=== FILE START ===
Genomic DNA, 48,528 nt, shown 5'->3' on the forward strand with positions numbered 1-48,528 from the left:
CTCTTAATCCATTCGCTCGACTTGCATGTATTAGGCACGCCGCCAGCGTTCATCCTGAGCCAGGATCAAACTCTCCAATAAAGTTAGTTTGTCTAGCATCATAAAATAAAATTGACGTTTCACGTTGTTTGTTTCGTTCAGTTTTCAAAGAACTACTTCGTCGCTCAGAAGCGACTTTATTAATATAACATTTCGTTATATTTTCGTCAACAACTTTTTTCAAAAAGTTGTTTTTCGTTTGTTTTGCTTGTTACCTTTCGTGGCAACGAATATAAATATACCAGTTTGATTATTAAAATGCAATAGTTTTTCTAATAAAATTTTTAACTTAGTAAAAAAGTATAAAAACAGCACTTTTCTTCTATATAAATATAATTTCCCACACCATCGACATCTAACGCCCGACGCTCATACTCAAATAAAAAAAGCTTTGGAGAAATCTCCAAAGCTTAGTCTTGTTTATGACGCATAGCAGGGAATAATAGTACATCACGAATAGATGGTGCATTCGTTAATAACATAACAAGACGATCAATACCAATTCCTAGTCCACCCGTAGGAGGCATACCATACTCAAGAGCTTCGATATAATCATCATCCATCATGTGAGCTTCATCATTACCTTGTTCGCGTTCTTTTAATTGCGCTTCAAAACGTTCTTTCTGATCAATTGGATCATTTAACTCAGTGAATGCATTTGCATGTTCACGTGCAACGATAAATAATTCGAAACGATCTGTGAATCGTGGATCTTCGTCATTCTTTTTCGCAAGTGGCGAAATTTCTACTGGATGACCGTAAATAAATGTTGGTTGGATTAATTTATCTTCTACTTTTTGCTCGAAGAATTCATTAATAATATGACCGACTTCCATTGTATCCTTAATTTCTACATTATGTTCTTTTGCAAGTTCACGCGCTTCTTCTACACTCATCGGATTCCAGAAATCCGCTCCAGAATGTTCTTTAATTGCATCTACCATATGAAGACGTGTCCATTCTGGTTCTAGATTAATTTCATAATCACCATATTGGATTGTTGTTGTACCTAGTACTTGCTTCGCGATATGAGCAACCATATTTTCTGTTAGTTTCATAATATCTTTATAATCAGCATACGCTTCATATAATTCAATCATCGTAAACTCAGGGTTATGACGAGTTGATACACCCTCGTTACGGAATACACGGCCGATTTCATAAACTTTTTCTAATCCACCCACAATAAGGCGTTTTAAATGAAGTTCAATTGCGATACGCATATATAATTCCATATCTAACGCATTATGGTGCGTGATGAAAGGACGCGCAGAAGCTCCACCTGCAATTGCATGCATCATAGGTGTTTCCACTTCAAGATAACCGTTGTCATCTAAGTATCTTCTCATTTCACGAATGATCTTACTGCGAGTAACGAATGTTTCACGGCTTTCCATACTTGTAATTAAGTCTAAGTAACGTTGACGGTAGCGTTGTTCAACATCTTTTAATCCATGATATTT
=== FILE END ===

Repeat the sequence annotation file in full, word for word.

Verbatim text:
Genomic DNA, 48,528 nt, shown 5'->3' on the forward strand with positions numbered 1-48,528 from the left:
CTCTTAATCCATTCGCTCGACTTGCATGTATTAGGCACGCCGCCAGCGTTCATCCTGAGCCAGGATCAAACTCTCCAATAAAGTTAGTTTGTCTAGCATCATAAAATAAAATTGACGTTTCACGTTGTTTGTTTCGTTCAGTTTTCAAAGAACTACTTCGTCGCTCAGAAGCGACTTTATTAATATAACATTTCGTTATATTTTCGTCAACAACTTTTTTCAAAAAGTTGTTTTTCGTTTGTTTTGCTTGTTACCTTTCGTGGCAACGAATATAAATATACCAGTTTGATTATTAAAATGCAATAGTTTTTCTAATAAAATTTTTAACTTAGTAAAAAAGTATAAAAACAGCACTTTTCTTCTATATAAATATAATTTCCCACACCATCGACATCTAACGCCCGACGCTCATACTCAAATAAAAAAAGCTTTGGAGAAATCTCCAAAGCTTAGTCTTGTTTATGACGCATAGCAGGGAATAATAGTACATCACGAATAGATGGTGCATTCGTTAATAACATAACAAGACGATCAATACCAATTCCTAGTCCACCCGTAGGAGGCATACCATACTCAAGAGCTTCGATATAATCATCATCCATCATGTGAGCTTCATCATTACCTTGTTCGCGTTCTTTTAATTGCGCTTCAAAACGTTCTTTCTGATCAATTGGATCATTTAACTCAGTGAATGCATTTGCATGTTCACGTGCAACGATAAATAATTCGAAACGATCTGTGAATCGTGGATCTTCGTCATTCTTTTTCGCAAGTGGCGAAATTTCTACTGGATGACCGTAAATAAATGTTGGTTGGATTAATTTATCTTCTACTTTTTGCTCGAAGAATTCATTAATAATATGACCGACTTCCATTGTATCCTTAATTTCTACATTATGTTCTTTTGCAAGTTCACGCGCTTCTTCTACACTCATCGGATTCCAGAAATCCGCTCCAGAATGTTCTTTAATTGCATCTACCATATGAAGACGTGTCCATTCTGGTTCTAGATTAATTTCATAATCACCATATTGGATTGTTGTTGTACCTAGTACTTGCTTCGCGATATGAGCAACCATATTTTCTGTTAGTTTCATAATATCTTTATAATCAGCATACGCTTCATATAATTCAATCATCGTAAACTCAGGGTTATGACGAGTTGATACACCCTCGTTACGGAATACACGGCCGATTTCATAAACTTTTTCTAATCCACCCACAATAAGGCGTTTTAAATGAAGTTCAATTGCGATACGCATATATAATTCCATATCTAACGCATTATGGTGCGTGATGAAAGGACGCGCAGAAGCTCCACCTGCAATTGCATGCATCATAGGTGTTTCCACTTCAAGATAACCGTTGTCATCTAAGTATCTTCTCATTTCACGAATGATCTTACTGCGAGTAACGAATGTTTCACGGCTTTCCATACTTGTAATTAAGTCTAAGTAACGTTGACGGTAGCGTTGTTCAACATCTTTTAATCCATGATATTT